Time measurement in imperial China


June 2018

Time measurement in imperial China

According to legend (even though writing was not invented until 1800 years later), Chinese astronomy is thought to date from the 61st year of Huangdi’s reign, namely 2637 BC.

The calendar, attributed to the Chinese Emperor, the “Son of Heaven”

According to legend (even though writing was not invented until 1800 years later), Chinese astronomy is thought to date from the 61st year of Huangdi’s reign, namely 2637 BC. The legendary emperor, considered to be the founding father of the Chinese civilisation, is credited with the invention of the calendar. Initially lunar-based, the calendar became lunisolar around 1400 BC. This basic calendar was supplemented by a sexagesimal cycle, independent of astronomical phenomena and used for measuring the passing days and months.

Until the end of the Empire in 1911, the calendar was an attribute of imperial sovereignty. The monarch of the time, known as “Tian zi” or Son of Heaven, and considered a go-between between the Sky and the Earth, started his reign by introducing a new calendar based on the two complementary principles of Yin and Yang. Thenceforth holder of a “divine mandate”, the monarch’s task was to pass on information based upon the state of the heavens to ensure a harmonious earthly existence. Astronomy was thus elevated to the rank of state and government science.

Clepsydra, ancestor of the hydraulic astronomical clock

Alongside its work on vs, which were globally perceived as scientific instruments, China developed the clepsydra, examples of which were first witnessed back in around 500 BC. The in- or out-flow clepsydra was a cylindrical vase with an opening in its base. In order to improve its accuracy, the Chinese equipped the instrument with a system of siphons, followed by a series of reservoirs, each feeding into the other.

This culminated, towards the year 1000, in a model, which combining both methods. Appearing in the fifth century, balance clepsydras, composed of receptacles suspended from a balance beam, were used to measure short time intervals. In order to assist the Emperor in his mission, astronomers and mechanical engineers developed the hydraulic-powered armillary sphere.

To do this, they endeavoured to increase the minimal force of water in a clepsydra enough to be able to power a big machine. They achieved their aim thanks to the multiplying effect of the wheel.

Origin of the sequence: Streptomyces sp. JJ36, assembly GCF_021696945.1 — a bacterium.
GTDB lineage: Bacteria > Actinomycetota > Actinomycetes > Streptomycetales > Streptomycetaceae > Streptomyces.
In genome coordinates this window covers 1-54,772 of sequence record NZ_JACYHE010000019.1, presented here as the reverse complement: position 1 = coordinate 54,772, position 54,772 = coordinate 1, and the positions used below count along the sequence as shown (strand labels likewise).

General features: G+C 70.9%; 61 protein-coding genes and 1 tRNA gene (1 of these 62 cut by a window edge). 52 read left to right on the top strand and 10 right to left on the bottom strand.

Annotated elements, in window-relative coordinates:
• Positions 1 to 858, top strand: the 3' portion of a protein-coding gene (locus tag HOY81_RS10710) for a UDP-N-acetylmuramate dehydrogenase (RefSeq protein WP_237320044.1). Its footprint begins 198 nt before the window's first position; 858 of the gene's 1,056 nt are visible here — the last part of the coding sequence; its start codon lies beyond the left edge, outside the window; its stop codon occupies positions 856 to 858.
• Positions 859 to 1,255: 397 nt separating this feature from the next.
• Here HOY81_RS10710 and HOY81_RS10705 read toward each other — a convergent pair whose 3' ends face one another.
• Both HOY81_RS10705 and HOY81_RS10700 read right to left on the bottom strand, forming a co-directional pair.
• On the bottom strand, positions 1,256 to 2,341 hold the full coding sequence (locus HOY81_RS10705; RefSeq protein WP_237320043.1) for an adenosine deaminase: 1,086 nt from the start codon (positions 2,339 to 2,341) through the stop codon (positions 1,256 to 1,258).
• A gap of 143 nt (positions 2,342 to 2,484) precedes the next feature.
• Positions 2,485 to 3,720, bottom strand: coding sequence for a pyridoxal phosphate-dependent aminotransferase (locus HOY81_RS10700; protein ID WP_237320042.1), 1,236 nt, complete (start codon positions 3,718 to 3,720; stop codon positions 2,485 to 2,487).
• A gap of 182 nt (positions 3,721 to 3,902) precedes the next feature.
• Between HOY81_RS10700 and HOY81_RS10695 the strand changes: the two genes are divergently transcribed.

In the year 124, Zang Heng presented the Emperor with a hydraulic-powered equatorial armillary sphere. The principle of combining a celestial globe with a water clock to create an astrarium was first attributed to Zang Heng.

Around 720, the Buddhist monk Yi-Xing compiled his “water-driven spherical bird’s eye view map of the heavens”. This latter was fitted with a regulator in the form of a wheel equipped with buckets in order to convert a continuous flow of water into a regular non-continuous movement.

Su Song's clock tower
Su Song’s clock tower

In 1086, the Emperor ordered Su Song, a Mandarin scientist, to rebuild the city clock. In 1094, he presented to the monarch his “tower for hydraulic-powered sphere and globe”. Housed within a 12-metre high construction, the armillary sphere, combined with a demonstrational celestial globe, depicted the orbits of the Sun, Moon and certain stars, as they were seen from Earth. The whole mechanism, complete with automata indicating the time audibly, was powered by a continuous power- transmission chain drive.

Su Song’s clock disappeared after its removal to Peking in 1127, since no-one was able to reassemble it. Nevertheless, it has been possible to reproduce it thanks to descriptions and diagrams recorded by its author in a treatise that has since been preserved.

Time measurement in imperial China Time measurement in imperial China

This “Dragon Boat vessel,” supported upon two wooden blocks was placed over a large flat copper or brass dish or platter. A thin string, usually of silk, having a small metal weight or bell attached at each end, was stretched across the top of the vessel at a point along the marked incense stick chosen by the sleeper when he wished to be aroused. The incense stick burned for the desired number of hours and when it reached the string, the string burned quickly and parted. As the small metal weights dropped into the dish, they made a brief tinkling sound, which presumably was sufficient to awaken the sleeper.

“Your son is not your son, but the son of his time”

In 11th century China, the water-powered astronomical clock with regulator logically ought to have been generating mechanical timepieces. However, astronomers were busy following another course, one that brought about the rift between Europe with its rise towards economic and technical supremacy and the Middle Kingdom with its protracted stagnation.